We'll all do this at some point in our lives as we journey heavenward.
I'm pretty certain it comes packaged in our DNA.
In fact, it's hidden in those early stories we learned way back in Genesis onward.
Every one of us, at some time or another, questions God with a look upward and this query: "Why?"
I'm certain you've been there.
I have, as well; so, there's no judgement here.
Even this past weekend, while speaking at a women's retreat...and, honestly, at every retreat where I've been privileged to serve...as well as in the counseling-arena, the "why" arises...
...BECAUSE, inevitably (and this goes back to the introductory blog on suffering) our afflictions take us on roads we never wanted to travel. We'll find ourselves far from where we'd ever choose to be. Life looks a whole lot different than we ever imagined. Our expectations become dismantled right in front of our eyes.
As I write that last little paragraph, my mind travels to the last few weeks of my dad's life.
What started as a week-long visit, turned into four, as I traveled bedside to provide care as Dad battled a pain-filled cancer that ravaged his body and took his life rather quickly.
Never did I see myself in that place of being for my earthly father what he had always been for me, doing things no daughter should have to do for a parent (yet privileged to perform)...
...But, in the middle of those last days of his life, God ordained that I'd be taking an online master's-level-course on God and Suffering (for my counseling degree).
There is no way to peel back the onion that was the entire class; but, I discovered peace in the oddest aspect of God's character:
The mystery of God.
The unexplainable, unsearchable, unaccountable ways of the Lord.
There are times when what God does and what He allows absolutely make no sense.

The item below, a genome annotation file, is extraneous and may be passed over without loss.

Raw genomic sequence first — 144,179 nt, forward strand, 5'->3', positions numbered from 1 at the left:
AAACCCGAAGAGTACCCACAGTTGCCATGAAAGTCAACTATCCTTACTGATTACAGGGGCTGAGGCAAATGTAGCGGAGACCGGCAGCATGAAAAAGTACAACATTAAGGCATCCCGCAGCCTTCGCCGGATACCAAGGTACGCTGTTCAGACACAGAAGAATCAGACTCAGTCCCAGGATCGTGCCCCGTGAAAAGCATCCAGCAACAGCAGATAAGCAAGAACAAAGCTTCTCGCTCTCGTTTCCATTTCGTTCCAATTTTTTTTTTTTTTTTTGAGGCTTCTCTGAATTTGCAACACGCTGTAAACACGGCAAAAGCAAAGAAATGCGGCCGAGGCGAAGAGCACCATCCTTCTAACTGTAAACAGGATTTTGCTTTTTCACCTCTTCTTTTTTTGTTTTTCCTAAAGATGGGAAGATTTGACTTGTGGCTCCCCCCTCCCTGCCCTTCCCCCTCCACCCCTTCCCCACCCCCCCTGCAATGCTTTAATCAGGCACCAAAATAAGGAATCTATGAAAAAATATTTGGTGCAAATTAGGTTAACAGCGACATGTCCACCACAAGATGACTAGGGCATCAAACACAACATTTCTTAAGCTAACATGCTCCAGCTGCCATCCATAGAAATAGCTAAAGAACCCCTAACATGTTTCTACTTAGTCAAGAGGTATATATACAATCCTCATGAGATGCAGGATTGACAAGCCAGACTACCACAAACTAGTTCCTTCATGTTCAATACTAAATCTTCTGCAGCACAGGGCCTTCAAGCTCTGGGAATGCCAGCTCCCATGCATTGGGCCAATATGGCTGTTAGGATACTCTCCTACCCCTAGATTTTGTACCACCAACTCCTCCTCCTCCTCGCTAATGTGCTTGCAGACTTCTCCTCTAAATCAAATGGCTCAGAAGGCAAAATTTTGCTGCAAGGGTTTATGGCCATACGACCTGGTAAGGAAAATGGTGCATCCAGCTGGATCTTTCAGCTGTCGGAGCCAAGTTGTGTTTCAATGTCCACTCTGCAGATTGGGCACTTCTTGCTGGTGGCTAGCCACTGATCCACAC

"There are times," my professor said, "when God looks bad, even while knowing that He is good."
"There will be times when He seems unloving, unkind, and hard-hearted."
"There will be times when we will live with more mystery than clarity."
I wrote those words in big letters in my notes.
I knew, even as I wrote them, that one day I'd need them again.
Sure enough, I did and, no doubt, I will.
Underneath those words I jotted my own little note-to-self: "But, really, do I want a God who is explainable? If He ceases to be mysterious, won't He also cease to be God?"
Part of our DNA-problem is that we allow our suffering, and our questions in the moment, to redefine God for us.
Instead, as I began to recognize, all our trials, struggles, afflictions, pain, and difficulty must be defined by WHO HE SAYS HE IS.
Does He have to explain Himself?
As Job discovered, the Lord may never give us the answers to "why."
He simply reminds us to look deeply at the "what."
The WHAT of WHO HE IS and the WONDERS OF WHAT HE HAS DONE.
Do you remember all of Job's complaints to God?
And, do you recall how God answers?
He responds with His own questions! And, this statement:
"Dress for action like a man; I will question you, and you declare the answers to me (Job 38:3)."
"Should a faultfinder contend with the Almighty (Job 40:2)?"
Two full chapters of questions, and Job responds: "Behold, I am of small account; what shall I even answer you? I lay my hand over my mouth (Job 40:4)."
Still the Lord questions Job for two more chapters...questions that remind Job of God's mystery, His unfathomable and unexplainable majesty, and His ways too wonderful to comprehend.
Ultimately Job says, "Who was I to ask You to explain yourself, Sovereign King and Creator?"
"Therefore, I despise myself and repent in dust and ashes (Job 42:6)!"
That's where our "Why?" questions should ultimately take us - to the ground, on our faces, before the mysterious, and sovereign King of Kings!
There, we can only respond with repentance.
Look up the synonyms for "questioning."
Here are just a few: perplexity, distrust, suspicion, doubt, and disbelief.
The bottom layer of that onion?
At the heart of the "why" is unbelief.
At the root of John Mark's story (found in 9:14-29) about the father who comes to Jesus seeking His help for the dearly-loved, demon-possessed son, we discover this truth:
The beginning of faith is always confession!
"I do believe; Lord, help my unbelief (vs. 24)!"
Often our suffering says more about what's not in our hearts (faith) than about what God is not doing for us (taking away our pain).
At the heart of God is a loving, benevolent, mysterious SOVEREIGN.
We don't want Him any other way!
In all suffering, run to His ARMS OF MYSTERY!